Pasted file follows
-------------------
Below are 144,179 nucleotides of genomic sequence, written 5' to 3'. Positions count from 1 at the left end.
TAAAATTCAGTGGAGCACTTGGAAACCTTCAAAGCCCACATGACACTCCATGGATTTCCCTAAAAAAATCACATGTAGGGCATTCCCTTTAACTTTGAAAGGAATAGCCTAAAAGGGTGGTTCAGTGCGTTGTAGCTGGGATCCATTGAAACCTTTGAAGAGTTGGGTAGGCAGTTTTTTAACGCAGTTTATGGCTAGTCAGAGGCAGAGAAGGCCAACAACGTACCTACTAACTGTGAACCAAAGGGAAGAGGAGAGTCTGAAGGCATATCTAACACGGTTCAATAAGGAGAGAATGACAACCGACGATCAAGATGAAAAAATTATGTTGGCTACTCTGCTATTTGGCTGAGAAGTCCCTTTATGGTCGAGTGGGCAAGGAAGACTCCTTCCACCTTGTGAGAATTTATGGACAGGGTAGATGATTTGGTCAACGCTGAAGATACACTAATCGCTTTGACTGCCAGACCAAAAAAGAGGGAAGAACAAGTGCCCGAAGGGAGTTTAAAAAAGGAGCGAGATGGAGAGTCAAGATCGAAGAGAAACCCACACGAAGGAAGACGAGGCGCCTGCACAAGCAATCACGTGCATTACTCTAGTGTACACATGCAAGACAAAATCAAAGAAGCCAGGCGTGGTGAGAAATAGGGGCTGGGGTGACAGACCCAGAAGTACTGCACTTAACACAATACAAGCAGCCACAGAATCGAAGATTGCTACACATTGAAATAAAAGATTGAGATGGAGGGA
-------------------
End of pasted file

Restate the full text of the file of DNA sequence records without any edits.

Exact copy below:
Below are 144,179 nucleotides of genomic sequence, written 5' to 3'. Positions count from 1 at the left end.
TAAAATTCAGTGGAGCACTTGGAAACCTTCAAAGCCCACATGACACTCCATGGATTTCCCTAAAAAAATCACATGTAGGGCATTCCCTTTAACTTTGAAAGGAATAGCCTAAAAGGGTGGTTCAGTGCGTTGTAGCTGGGATCCATTGAAACCTTTGAAGAGTTGGGTAGGCAGTTTTTTAACGCAGTTTATGGCTAGTCAGAGGCAGAGAAGGCCAACAACGTACCTACTAACTGTGAACCAAAGGGAAGAGGAGAGTCTGAAGGCATATCTAACACGGTTCAATAAGGAGAGAATGACAACCGACGATCAAGATGAAAAAATTATGTTGGCTACTCTGCTATTTGGCTGAGAAGTCCCTTTATGGTCGAGTGGGCAAGGAAGACTCCTTCCACCTTGTGAGAATTTATGGACAGGGTAGATGATTTGGTCAACGCTGAAGATACACTAATCGCTTTGACTGCCAGACCAAAAAAGAGGGAAGAACAAGTGCCCGAAGGGAGTTTAAAAAAGGAGCGAGATGGAGAGTCAAGATCGAAGAGAAACCCACACGAAGGAAGACGAGGCGCCTGCACAAGCAATCACGTGCATTACTCTAGTGTACACATGCAAGACAAAATCAAAGAAGCCAGGCGTGGTGAGAAATAGGGGCTGGGGTGACAGACCCAGAAGTACTGCACTTAACACAATACAAGCAGCCACAGAATCGAAGATTGCTACACATTGAAATAAAAGATTGAGATGGAGGGA